Due to its high latitude and limited wildlife, there has never been any significant human presence within this part of Ellesmere Island. The pass from Tanquary Fiord through to Lake Hazen shows evidence of being used by arctic people since about 5000 years ago. Tent rings and food caches show that the area was visited by pre-Dorset, Dorset and Thule people, the ancestors of modern Inuit.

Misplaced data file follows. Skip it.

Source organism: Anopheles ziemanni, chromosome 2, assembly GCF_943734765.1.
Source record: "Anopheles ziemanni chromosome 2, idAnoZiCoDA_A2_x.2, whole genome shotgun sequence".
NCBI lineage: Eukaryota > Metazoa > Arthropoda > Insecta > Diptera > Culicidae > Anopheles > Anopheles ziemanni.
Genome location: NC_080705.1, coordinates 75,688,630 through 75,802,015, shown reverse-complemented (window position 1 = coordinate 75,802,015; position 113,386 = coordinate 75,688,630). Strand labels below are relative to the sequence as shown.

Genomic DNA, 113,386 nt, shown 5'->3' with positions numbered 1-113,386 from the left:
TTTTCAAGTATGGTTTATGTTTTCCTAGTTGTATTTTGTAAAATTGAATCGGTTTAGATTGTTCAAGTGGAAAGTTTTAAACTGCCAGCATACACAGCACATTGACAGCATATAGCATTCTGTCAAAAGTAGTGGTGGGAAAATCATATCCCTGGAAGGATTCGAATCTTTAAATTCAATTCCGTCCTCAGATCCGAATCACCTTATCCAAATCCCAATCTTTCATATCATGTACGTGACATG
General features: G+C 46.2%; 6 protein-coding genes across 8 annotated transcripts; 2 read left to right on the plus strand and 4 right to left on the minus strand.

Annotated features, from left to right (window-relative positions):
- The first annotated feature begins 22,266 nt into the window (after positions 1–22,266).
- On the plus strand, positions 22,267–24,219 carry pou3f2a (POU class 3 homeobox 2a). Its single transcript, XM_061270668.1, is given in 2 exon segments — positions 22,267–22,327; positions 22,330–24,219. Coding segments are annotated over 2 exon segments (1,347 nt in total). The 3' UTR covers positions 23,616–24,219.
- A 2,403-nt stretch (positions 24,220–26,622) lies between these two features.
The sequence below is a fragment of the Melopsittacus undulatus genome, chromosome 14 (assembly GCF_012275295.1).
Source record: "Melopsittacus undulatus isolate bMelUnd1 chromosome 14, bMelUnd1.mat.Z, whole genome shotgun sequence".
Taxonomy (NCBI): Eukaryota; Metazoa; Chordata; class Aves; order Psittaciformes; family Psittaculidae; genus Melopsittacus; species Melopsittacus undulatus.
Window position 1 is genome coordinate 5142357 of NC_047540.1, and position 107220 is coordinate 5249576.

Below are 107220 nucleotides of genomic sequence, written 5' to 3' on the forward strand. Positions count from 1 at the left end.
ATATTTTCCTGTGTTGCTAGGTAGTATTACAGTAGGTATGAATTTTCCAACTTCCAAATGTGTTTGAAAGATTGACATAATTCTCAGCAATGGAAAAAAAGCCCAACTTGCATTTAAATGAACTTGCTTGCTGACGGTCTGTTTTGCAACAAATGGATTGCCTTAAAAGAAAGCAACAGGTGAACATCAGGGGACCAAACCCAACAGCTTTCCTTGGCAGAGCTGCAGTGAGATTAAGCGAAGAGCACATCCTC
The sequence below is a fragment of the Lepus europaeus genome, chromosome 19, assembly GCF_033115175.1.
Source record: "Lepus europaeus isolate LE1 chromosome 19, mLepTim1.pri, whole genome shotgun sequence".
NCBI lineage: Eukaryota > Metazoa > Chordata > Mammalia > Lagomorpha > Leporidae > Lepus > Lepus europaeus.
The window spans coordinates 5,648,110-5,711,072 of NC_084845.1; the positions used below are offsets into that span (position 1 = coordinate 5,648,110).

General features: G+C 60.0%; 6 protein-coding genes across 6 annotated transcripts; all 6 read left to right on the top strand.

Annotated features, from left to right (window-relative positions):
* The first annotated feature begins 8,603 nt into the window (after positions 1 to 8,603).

The east and north end of the island was used as a starting point for various polar explorations. Fort Conger was an early Arctic exploration research base, and is now maintained as a Federal Heritage Building.
Parks Canada maintains warden stations and gravel air strips at Tanquary Fiord Airport, Lake Hazen and Ward Island. Tanquary Fiord and Lake Hazen are the main access points for tourists. Beyond these warden stations, there are no facilities within the park itself. Two backpacking routes are the route between Lake Hazen and Tanquary Fiord, and a loop around the Ad Astra and Viking ice caps, both approximately 100 kilometres (62 mi).